• Phone Number 1: Facebook Paid Campaigns
  • Phone Number 2: Google AdWords Campaign A
  • Phone Number 3: Google AdWords Campaign B
  • Phone Number 4: Google Organic Search

The service provider then tabulates data points such as total number of calls, recordings of actual calls, the referral source of the call, caller ID, and average call lengths. To implement, simply integrate this phone number using Google ad extensions and populate key areas of landing pages.

This method is highly effective in tracking actual calls to campaigns, but leaves one burning question: did the call create revenue?

Level 3: Self-Reported Data

Self-reported data isn’t perfect for a wide number of reasons, but still can still provide powerful information to significantly improve the performance of a campaign.

Collecting self-reported data can be simply achieved by having the people responsible for handling new phone calls ask, “How did you hear about us?” If the answer is “online”, your administrator can ask something along the lines of “Oh, through Google?” It’s a quick exchange, and one that will have no negative impact on the sales process.

It does, however, provide invaluable data to a marketer who can now trace call leads to the day and campaign, so measurable KPIs such as cost/lead can be derived. Even better, the admin should follow up several weeks after and mark the lead as “converted to sale” or “not converted.”

A notes section can also be provided for non-converted leads to spot business level trends for failed leads (too far away, too expensive, etc.). This data will improve the advertisement spend, as well as the business proposition as a whole.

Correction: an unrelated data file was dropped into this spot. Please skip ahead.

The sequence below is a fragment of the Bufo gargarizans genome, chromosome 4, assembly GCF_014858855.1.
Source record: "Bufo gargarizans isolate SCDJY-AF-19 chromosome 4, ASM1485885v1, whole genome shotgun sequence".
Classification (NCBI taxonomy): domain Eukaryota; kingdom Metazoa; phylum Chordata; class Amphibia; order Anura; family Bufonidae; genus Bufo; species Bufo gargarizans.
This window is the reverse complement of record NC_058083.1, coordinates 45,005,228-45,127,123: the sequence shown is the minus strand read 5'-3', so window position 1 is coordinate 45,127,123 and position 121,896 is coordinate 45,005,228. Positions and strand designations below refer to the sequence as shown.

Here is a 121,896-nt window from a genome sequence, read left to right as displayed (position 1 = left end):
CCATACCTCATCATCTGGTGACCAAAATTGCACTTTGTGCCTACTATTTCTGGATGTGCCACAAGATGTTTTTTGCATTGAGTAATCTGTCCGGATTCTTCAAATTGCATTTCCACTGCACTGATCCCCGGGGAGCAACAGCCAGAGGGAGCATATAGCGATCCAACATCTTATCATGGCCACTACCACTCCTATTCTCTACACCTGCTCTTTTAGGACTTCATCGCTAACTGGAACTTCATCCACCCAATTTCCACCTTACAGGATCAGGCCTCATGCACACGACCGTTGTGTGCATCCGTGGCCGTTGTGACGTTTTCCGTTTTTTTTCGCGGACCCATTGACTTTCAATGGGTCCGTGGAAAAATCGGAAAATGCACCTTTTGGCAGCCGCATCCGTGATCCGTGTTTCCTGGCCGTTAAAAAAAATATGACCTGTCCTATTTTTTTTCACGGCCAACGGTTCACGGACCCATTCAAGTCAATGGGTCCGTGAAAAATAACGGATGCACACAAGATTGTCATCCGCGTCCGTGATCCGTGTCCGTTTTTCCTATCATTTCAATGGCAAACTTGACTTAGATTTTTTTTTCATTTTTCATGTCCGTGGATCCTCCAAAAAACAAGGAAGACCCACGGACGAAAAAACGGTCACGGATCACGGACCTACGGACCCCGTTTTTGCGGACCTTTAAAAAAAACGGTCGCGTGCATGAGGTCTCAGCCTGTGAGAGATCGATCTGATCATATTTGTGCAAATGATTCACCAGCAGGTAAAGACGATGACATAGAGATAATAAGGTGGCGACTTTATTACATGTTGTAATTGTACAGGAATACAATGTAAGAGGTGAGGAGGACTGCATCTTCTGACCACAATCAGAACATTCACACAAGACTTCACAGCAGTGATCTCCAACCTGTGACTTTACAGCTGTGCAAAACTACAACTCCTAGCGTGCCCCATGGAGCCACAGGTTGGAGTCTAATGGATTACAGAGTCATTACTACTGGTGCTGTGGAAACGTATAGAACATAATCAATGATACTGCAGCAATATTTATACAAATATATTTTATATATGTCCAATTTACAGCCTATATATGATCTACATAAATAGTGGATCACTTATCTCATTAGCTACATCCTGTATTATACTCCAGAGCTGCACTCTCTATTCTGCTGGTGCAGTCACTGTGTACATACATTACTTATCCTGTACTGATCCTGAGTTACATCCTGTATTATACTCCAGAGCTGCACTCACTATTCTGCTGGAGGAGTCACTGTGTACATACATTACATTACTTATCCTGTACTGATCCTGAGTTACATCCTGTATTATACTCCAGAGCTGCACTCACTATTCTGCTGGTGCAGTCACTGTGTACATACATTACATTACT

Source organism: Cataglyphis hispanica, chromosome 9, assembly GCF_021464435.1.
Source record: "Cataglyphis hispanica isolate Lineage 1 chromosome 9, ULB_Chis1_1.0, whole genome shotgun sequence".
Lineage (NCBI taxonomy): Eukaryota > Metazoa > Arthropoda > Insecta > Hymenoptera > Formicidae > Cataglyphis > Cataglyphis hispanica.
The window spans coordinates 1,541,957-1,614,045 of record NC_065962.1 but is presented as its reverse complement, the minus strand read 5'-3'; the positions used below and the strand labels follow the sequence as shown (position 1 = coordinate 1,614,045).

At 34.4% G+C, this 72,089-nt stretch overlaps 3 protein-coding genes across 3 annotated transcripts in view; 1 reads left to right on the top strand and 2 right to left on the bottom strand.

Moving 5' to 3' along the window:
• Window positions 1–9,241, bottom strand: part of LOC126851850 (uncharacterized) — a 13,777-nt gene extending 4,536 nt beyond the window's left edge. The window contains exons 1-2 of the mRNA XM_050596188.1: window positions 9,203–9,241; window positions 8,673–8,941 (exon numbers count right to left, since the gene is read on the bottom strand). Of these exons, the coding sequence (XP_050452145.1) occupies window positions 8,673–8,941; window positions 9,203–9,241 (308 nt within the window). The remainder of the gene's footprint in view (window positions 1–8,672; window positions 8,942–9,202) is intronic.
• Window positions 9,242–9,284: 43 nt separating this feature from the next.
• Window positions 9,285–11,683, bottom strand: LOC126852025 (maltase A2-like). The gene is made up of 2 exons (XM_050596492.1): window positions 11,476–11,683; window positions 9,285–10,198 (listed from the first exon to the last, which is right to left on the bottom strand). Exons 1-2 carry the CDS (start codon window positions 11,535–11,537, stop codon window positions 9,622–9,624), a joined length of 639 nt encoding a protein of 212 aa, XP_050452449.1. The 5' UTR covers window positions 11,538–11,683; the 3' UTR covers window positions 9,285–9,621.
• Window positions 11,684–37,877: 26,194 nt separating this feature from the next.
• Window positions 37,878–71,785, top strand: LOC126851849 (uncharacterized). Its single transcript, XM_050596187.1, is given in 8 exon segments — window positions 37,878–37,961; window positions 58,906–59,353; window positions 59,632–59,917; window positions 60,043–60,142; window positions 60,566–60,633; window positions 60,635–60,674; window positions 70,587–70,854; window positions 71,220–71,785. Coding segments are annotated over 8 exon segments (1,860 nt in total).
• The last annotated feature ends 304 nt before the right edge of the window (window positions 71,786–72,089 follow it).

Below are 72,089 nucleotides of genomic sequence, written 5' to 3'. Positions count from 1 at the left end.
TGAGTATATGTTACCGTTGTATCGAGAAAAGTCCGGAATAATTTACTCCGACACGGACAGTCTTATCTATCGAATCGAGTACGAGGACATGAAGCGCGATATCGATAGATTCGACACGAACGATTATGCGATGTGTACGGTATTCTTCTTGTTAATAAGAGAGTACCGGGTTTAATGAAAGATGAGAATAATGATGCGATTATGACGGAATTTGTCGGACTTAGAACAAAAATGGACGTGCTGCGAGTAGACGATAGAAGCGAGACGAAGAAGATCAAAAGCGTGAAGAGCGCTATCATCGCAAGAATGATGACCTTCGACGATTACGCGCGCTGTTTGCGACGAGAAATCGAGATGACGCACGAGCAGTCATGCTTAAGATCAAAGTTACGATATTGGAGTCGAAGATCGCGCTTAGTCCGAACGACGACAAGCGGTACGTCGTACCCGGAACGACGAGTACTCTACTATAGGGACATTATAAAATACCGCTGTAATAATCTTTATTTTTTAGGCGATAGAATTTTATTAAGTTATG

The admin should also enter the total revenue achieved from the sale, which provides the most holy and valuable of all performance indicators: ROI.

Bring it All Together in One Dashboard

If you’ve followed all three steps, you should have the following pieces of data:

  • Contact Us Conversions
  • Phone Calls Created By Campaign/Ad Group
  • Sales and Revenue Created From Phone Calls.

It’s now time to integrate this data into one sleek reporting dashboard. In any Excel dashboard, look to have a daily/weekly accounting of all calls, costs, and sales as it relates to the campaign level.

Here are just a few metrics any business should consider monitoring on a campaign/ad group level:

  • Total Costs
  • Cost/Call
  • Click to Call Rate (%)
  • Lead to Sale Rate (%)
  • Cost/Lead ($)
  • Cost/Sale
  • Overall ROI

It’s a long and painful road, but one that is ultimately necessary. Access to these metrics will help identify both strong and weakly performing campaigns, and provide a rich data history should problems arise in the future. For example, a sudden spike in the lead to sale rate might signal a sales problem, whereas steady increases in cost/call data might indicate a campaign that is in strong need of optimization.

Demand that your organization commit to collecting this data. Flying blind will always be a recipe for disaster.